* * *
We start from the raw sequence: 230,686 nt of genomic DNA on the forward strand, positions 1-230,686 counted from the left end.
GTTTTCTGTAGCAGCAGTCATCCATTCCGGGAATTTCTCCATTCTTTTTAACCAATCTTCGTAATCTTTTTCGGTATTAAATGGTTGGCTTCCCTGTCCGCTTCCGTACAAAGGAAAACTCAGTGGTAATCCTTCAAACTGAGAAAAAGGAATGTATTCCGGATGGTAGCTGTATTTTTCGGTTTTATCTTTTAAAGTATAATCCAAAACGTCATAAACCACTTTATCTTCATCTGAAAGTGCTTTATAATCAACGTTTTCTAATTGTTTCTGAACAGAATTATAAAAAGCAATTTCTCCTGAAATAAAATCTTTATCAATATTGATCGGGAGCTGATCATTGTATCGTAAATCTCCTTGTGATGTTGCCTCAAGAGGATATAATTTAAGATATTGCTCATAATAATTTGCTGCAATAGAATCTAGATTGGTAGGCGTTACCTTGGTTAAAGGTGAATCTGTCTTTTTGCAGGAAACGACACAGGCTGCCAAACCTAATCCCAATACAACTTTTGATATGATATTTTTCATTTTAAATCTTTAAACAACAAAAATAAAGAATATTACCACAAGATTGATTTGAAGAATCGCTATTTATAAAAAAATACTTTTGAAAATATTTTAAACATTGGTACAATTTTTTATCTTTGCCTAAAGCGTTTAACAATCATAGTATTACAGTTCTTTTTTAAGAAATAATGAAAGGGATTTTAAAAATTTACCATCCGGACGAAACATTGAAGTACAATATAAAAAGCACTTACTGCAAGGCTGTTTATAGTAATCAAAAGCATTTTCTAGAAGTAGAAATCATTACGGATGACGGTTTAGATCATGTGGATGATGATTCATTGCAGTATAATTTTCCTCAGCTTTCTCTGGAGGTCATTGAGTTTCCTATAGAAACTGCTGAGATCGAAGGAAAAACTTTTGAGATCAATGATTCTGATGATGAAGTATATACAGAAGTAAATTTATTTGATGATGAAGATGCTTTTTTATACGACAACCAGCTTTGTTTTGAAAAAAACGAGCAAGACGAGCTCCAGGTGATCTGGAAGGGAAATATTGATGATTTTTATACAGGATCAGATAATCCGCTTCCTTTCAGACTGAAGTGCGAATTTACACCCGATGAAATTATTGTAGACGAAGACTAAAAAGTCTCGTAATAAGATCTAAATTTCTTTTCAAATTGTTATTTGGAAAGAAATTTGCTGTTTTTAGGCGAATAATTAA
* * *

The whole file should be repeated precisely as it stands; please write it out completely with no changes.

We start from the raw sequence: 230,686 nt of genomic DNA on the forward strand, positions 1-230,686 counted from the left end.
GTTTTCTGTAGCAGCAGTCATCCATTCCGGGAATTTCTCCATTCTTTTTAACCAATCTTCGTAATCTTTTTCGGTATTAAATGGTTGGCTTCCCTGTCCGCTTCCGTACAAAGGAAAACTCAGTGGTAATCCTTCAAACTGAGAAAAAGGAATGTATTCCGGATGGTAGCTGTATTTTTCGGTTTTATCTTTTAAAGTATAATCCAAAACGTCATAAACCACTTTATCTTCATCTGAAAGTGCTTTATAATCAACGTTTTCTAATTGTTTCTGAACAGAATTATAAAAAGCAATTTCTCCTGAAATAAAATCTTTATCAATATTGATCGGGAGCTGATCATTGTATCGTAAATCTCCTTGTGATGTTGCCTCAAGAGGATATAATTTAAGATATTGCTCATAATAATTTGCTGCAATAGAATCTAGATTGGTAGGCGTTACCTTGGTTAAAGGTGAATCTGTCTTTTTGCAGGAAACGACACAGGCTGCCAAACCTAATCCCAATACAACTTTTGATATGATATTTTTCATTTTAAATCTTTAAACAACAAAAATAAAGAATATTACCACAAGATTGATTTGAAGAATCGCTATTTATAAAAAAATACTTTTGAAAATATTTTAAACATTGGTACAATTTTTTATCTTTGCCTAAAGCGTTTAACAATCATAGTATTACAGTTCTTTTTTAAGAAATAATGAAAGGGATTTTAAAAATTTACCATCCGGACGAAACATTGAAGTACAATATAAAAAGCACTTACTGCAAGGCTGTTTATAGTAATCAAAAGCATTTTCTAGAAGTAGAAATCATTACGGATGACGGTTTAGATCATGTGGATGATGATTCATTGCAGTATAATTTTCCTCAGCTTTCTCTGGAGGTCATTGAGTTTCCTATAGAAACTGCTGAGATCGAAGGAAAAACTTTTGAGATCAATGATTCTGATGATGAAGTATATACAGAAGTAAATTTATTTGATGATGAAGATGCTTTTTTATACGACAACCAGCTTTGTTTTGAAAAAAACGAGCAAGACGAGCTCCAGGTGATCTGGAAGGGAAATATTGATGATTTTTATACAGGATCAGATAATCCGCTTCCTTTCAGACTGAAGTGCGAATTTACACCCGATGAAATTATTGTAGACGAAGACTAAAAAGTCTCGTAATAAGATCTAAATTTCTTTTCAAATTGTTATTTGGAAAGAAATTTGCTGTTTTTAGGCGAATAATTAA